Things to Look Out for When Renting a Flipped Property

in General, Legal Issues on by

A man inspecting his new home after renting a flipped property.

If you’ve recently turned on HGTV or opened up a home and garden magazine, you know that everyone is flipping for flipped homes.For the uninitiated out there, a flipped home is a property that was bought by a company or an individual at a low price in an up-and-coming neighborhood and completely remodeled in the hopes that it would turn a profit.

While living in a flipped rental certainly has its benefits (including brand new A/C, plumbing, fixtures, and flooring), it’s important to step into such situations with a little caution. Your landlord is ultimately responsible for any damages or repairs that need to be made to the property, but that doesn’t mean that flips are incapable of flopping. If you’re the one having to deal with the day-to-day consequences of bad craftsmanship, it can potentially turn into a not-so-fun living scenario.

Here are a few things to look out for in order to avoid renting a poorly flipped property:

Windows Painted Shut

One of the main things you’ll notice in a flip is the smell of freshly painted walls. Not only is paint one of the easiest ways to transform a house, but it’s also one of the cheapest makeover items that makes the biggest amount of difference. Unfortunately, fresh paint is often used to hide problems in properties — usually by teams that either didn’t know what they were doing or who were purposely trying to cover something up.

An easy way to gauge the flippers’ experience level is to see if any of the windows have been painted shut. This shows poor workmanship and inattention to important details. If you’ve spotted a window or two that’s impossible to open, don’t be afraid to ask your future landlord some questions about whether or not it can be fixed. It may not be a dealbreaker, but it’s certainly something that desrves your attention.

Water Damage

If your new rental has recently been renovated, you should at least be able to feel secure knowing that all its major issues have been addressed and fixed, including that of water damage. Water damage can be devastating to an apartment or a house and may be a symptom of deeper issues going on behind the walls.

If you spot any signs of water damage on the premises (including the outside), it’s likely that some corners were cut on the way to completing the project.

Electrical Issues

Just like water damage, a recently renovated home shouldn’t have any major electrical issues. As you do your walkthrough, be sure to test all the outlets and light switches, and make sure that any outlets near water sources are equipped with GFCI (ground fault circuit interrupters). You’ll know you have a GFCI outlet is there’s a small reset button on its face.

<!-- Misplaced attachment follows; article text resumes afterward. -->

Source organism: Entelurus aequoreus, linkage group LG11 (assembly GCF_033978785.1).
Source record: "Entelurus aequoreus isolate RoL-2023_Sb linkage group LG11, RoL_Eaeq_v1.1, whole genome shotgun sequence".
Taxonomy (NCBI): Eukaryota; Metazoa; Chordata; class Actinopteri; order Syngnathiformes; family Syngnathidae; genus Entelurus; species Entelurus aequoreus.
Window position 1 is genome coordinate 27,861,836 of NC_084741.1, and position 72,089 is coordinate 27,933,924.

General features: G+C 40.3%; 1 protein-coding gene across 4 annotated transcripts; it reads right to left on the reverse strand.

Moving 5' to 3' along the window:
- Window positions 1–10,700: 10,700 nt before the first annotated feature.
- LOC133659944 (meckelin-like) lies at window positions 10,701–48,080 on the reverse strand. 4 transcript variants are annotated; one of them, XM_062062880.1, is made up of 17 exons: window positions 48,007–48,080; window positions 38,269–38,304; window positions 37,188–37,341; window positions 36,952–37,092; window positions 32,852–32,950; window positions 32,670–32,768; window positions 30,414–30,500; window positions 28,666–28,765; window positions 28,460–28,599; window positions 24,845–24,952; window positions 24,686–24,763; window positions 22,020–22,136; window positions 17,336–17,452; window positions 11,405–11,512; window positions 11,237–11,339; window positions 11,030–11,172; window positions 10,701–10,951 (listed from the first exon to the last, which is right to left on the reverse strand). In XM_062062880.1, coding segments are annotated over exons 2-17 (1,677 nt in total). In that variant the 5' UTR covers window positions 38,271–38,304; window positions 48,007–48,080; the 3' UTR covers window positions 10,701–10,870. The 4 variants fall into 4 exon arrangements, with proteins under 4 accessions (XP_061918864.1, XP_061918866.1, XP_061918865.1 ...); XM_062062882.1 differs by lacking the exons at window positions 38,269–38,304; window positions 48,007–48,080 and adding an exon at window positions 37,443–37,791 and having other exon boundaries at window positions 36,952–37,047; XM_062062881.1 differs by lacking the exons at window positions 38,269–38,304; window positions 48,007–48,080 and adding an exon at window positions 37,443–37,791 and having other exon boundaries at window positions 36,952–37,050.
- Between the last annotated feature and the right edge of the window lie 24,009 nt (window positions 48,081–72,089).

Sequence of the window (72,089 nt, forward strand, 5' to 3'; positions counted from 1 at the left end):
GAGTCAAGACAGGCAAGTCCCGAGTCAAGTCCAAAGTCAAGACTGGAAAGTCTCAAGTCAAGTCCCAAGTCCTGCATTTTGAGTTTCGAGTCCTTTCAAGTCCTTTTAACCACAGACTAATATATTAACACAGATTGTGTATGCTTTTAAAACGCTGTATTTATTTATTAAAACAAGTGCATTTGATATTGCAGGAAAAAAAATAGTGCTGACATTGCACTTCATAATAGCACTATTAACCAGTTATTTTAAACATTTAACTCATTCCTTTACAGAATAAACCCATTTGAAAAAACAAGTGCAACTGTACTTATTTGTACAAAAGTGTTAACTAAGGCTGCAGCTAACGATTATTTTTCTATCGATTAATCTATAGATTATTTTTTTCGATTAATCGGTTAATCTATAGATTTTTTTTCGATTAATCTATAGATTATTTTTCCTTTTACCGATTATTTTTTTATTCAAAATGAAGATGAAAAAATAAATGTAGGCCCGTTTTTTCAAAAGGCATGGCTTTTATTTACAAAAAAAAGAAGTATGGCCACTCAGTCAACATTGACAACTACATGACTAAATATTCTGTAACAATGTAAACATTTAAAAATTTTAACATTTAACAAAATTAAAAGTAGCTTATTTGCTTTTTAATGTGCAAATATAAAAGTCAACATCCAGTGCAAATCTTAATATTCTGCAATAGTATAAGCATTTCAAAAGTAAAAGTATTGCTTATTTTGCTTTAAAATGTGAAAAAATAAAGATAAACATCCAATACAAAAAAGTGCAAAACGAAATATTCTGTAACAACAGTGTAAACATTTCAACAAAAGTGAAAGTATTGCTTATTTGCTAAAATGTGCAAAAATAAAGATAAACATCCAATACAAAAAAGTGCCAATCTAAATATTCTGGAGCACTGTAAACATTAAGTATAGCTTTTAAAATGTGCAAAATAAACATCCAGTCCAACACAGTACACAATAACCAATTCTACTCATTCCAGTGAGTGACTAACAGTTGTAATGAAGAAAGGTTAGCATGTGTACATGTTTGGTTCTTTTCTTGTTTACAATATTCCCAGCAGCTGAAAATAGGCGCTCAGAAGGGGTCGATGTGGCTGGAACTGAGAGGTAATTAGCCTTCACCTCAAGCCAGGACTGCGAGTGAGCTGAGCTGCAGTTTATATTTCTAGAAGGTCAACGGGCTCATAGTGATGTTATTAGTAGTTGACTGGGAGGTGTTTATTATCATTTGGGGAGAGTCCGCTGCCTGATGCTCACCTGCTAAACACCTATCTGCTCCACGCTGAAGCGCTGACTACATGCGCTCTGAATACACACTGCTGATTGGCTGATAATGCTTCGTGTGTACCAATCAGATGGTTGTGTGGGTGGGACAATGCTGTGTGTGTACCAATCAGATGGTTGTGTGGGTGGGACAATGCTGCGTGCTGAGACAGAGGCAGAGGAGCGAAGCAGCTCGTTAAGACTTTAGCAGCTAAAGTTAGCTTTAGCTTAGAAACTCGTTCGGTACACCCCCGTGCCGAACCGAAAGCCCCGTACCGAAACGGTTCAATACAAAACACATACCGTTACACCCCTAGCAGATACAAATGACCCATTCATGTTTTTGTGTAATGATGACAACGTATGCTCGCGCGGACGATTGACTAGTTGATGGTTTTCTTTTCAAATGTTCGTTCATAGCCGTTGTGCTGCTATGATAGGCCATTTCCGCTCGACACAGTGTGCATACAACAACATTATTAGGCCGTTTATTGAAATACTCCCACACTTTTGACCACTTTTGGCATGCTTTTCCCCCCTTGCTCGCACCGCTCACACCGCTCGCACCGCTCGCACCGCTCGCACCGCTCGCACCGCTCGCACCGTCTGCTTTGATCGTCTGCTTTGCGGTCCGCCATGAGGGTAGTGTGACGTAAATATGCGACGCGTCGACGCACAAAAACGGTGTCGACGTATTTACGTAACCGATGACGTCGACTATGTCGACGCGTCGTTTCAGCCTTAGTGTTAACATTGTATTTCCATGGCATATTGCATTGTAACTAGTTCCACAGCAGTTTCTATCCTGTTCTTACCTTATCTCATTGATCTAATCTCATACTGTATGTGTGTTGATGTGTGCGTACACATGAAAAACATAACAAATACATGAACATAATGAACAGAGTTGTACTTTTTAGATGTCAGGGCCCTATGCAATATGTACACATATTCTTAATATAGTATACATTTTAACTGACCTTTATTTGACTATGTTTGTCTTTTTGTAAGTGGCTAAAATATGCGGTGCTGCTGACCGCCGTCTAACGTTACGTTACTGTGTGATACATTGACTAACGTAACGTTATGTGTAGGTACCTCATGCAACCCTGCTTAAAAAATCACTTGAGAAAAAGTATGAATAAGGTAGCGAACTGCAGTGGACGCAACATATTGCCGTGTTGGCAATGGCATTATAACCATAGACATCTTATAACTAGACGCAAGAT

GFCI outlets will quickly detect short circuits and ground faults, which basically means that you won’t get electrocuted if you accidentally drop your hair dryer into a sink full of water.

Chipped Paint

Although chipped paint isn’t altogether a huge deal, seeing several areas of chipped paint in a recently flipped house usually indicates that the renovators didn’t pay much attention to detail. This is a huge warning sign, because if they failed to see a pretty obvious spot of chipped paint, you can only imagine what else they might’ve missed.

Depending on the age of the property, chipped paint could also be a potential hazard to your health. If the home was built before 1978, there’s a small chance that the paint could be lead-based, in which case you run the risk of contracting lead poisoning. Symptoms of lead poisoning may include headaches, stomach aches, nausea, tiredness, and irritability. Children who have been exposed to lead paint may not exhibit any symptoms, so be sure to get your whole family checked out if you think you’ve been living with old paint.

Bad Plumbing

Again, it’s unreasonable to think that there would be any major plumbing problems in a recently renovated home. Still, you’ll want to check for signs of bad plumbing as you conduct your walkthrough of the property, looking for things like toilets that back up or are difficult to flush, leaky sinks, a washing machine that won’t start, a garbage disposal that won’t drain, or even something as simple as low water pressure.

These are all issues that should have been addressed during the renovation. If any plumbing issues do pop up during your initial walkthrough, understand that you may just be scratching the surface of what’s going wrong.

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